Herbs add fragrance and beauty to both indoor and outdoor living spaces. Flavorful herbs such as thyme, parsley, and rosemary, make fantastic additions to kitchen windowsills, back-porch steps, and patios. Growing herbs in containers is a simple and often enjoyable alternative to herb gardens, which often require the luxury of space and soil. While herbs require little maintenance, repotting is necessary in some instances, such as after you initially purchase them. When you buy herbs at the supermarket or greenhouse, they often come in a tiny pot with mostly all root and little soil. Herbs cannot grow well in these conditions, which are only meant to temporary accommodate the plants. In addition, potted herbs eventually outgrow their current containers and require larger pots to suit their growing needs. Fortunately, repotting herbs is a simple task that only requires basic gardening supplies and a few minutes of your spare time.
Types of Pots
It doesn't really matter what kind of pot you use as long as it is no more than two inches deeper than the existing pot the herb plant is currently in. Pots too large allow the roots too much space to grow and also hold too much water, which can lead to root rot. The other important element to look for in a pot is its drainage system. Herbs require an adequate, built-in drainage system to prevent their roots from staying too moist and rotting. Round or square pots work best, and square pots are ideal if you're planning on repotting several herbs in on large pot. You can plant up to four herbs (one in each corner) of a larger, square container.
Use a quality potting soil from a nursery or garden supply company to ensure the herb receives all of its nutrients. Although it is tempting (and cheaper) to dig up some dirt from your backyard and use it for potting soil, ordinary garden soil is way too dense and tends to dry out too quickly for this purpose. A premium potting soil blend for both outdoor and indoor plants works fine for repotting herbs. You can also mix a small amount all-natural organic fertilizer into the potting soil, if you wish. Once you've chosen the potting soil, put it into the new pot. Fill the pot no more than half full of potting soil, slightly bringing it up the sides of the pot. Gently press the soil to help it stay in place, and then lightly, but thoroughly, moisten the soil with water.
Root Ball Preparation
Before repotting any herb, it's important to carefully prepare the plant's root ball. Preparing the herb's root ball encourages the plant to grow properly. If the herb is rootbound, it's always helpful to thoroughly water the root ball prior to repotting. You should have no trouble removing the herb from its existing container, since root-bound plants typically slip out their pots with ease in one piece. If the plant is being stubborn, invert the container while using your hand to support the top of root ball. Shake the container in a downward motion to coax the root-bound herb out of its pot. Once you have removed the herb from its current pot, loosen the root ball to encourage proper nutrient absorption. Make three to four vertical cuts up the sides of the root ball (about a third of the way up) and then use your fingers to gently untangle the bottom of the root ball. You may also need to trim the roots if you discover a thick tangle of root tissue. To prevent the herb plant from becoming strangled with its own roots, cut through any roots growing in a circular pattern.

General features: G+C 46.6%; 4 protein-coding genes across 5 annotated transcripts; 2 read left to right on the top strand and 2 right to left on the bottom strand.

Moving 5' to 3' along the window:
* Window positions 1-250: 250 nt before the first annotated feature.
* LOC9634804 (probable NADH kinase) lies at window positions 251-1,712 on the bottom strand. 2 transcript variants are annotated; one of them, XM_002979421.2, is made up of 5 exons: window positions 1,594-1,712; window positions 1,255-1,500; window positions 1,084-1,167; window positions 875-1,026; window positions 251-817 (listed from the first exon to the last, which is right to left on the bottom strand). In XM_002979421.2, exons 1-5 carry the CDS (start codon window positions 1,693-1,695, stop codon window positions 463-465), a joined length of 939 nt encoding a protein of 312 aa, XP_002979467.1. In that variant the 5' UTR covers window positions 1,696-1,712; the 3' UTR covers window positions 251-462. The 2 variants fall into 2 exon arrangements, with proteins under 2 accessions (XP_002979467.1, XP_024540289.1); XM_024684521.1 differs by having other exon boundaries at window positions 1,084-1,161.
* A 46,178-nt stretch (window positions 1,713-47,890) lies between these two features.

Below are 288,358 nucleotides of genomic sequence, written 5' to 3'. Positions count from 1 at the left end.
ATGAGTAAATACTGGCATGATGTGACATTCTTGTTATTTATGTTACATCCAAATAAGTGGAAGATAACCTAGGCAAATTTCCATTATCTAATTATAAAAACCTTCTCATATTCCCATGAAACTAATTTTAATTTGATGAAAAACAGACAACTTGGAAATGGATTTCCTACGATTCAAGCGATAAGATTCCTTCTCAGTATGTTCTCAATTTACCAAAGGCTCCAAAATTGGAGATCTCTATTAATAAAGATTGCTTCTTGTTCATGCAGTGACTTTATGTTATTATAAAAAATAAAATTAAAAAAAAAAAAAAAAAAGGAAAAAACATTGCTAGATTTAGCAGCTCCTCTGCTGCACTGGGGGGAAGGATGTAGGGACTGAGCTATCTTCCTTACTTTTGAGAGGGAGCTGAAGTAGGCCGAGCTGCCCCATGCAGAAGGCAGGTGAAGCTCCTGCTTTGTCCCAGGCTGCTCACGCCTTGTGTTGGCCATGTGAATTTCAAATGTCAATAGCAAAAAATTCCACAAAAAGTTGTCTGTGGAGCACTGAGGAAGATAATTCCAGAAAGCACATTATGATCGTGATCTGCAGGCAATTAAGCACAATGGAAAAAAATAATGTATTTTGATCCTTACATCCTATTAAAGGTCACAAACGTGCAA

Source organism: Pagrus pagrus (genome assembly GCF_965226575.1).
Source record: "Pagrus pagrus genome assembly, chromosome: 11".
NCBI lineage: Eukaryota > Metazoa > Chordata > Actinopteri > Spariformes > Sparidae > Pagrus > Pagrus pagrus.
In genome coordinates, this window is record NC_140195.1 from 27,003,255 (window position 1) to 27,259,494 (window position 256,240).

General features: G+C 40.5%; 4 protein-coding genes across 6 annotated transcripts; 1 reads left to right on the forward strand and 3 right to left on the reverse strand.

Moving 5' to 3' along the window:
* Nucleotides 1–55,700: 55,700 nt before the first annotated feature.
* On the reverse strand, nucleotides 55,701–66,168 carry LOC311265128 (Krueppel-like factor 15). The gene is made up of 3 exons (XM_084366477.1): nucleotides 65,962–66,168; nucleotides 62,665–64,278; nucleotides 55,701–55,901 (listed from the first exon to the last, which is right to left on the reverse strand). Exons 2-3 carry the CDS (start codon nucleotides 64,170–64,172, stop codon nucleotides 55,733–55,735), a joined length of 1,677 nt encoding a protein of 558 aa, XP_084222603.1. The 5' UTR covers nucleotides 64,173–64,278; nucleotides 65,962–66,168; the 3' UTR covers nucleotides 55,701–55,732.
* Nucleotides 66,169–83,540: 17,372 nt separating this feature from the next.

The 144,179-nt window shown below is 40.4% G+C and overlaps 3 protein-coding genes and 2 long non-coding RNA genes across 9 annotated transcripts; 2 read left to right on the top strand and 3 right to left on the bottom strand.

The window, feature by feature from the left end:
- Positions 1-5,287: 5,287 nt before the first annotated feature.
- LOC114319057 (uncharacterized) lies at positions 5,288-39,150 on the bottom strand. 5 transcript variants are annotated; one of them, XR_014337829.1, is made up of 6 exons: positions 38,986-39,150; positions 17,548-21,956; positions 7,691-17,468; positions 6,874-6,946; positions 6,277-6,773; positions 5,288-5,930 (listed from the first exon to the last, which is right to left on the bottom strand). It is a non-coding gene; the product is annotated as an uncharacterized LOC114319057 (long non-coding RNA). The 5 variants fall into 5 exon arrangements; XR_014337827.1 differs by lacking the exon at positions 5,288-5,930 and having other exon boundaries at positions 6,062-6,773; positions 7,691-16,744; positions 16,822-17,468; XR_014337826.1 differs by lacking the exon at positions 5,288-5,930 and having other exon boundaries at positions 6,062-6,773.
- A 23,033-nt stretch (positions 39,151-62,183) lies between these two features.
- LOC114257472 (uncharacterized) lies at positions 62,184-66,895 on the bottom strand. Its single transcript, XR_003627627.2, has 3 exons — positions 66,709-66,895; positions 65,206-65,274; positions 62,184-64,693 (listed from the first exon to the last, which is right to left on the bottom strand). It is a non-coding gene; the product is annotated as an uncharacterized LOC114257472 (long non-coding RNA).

Once you have prepared your herb plant's root ball, it is finally time to repot the plant. Gently place the prepared plant in the new container, which you have already prepared with new potting soil (above). Make sure the plant is not sitting any deeper in the new container than it was in the original. Fill the empty spaces around the plant with potting soil until the container is full of loose soil. Gently, but firmly, press the soil firmly around the root ball as you fill in the container with the potting soil. Finally, tap the sides and bottom of the pot to help distribute the soil evenly around the root ball. Once you are finished repotting the herb, moisten the roots with water to promote new growth and encourage the plant to establish itself in the new container. You may notice an improvement in the plant's health within as little as 24 hours.
Repotting herbs can give them a new lease on life, especially if they are rootbound in their existing pots. Using proper repotting techniques ensures your herbs are able to absorb nutrients, grow freely, and thrive in their new containers. Since herbs are continuously growing plants, you will likely need to repot the plant in the future to accommodate its growing roots.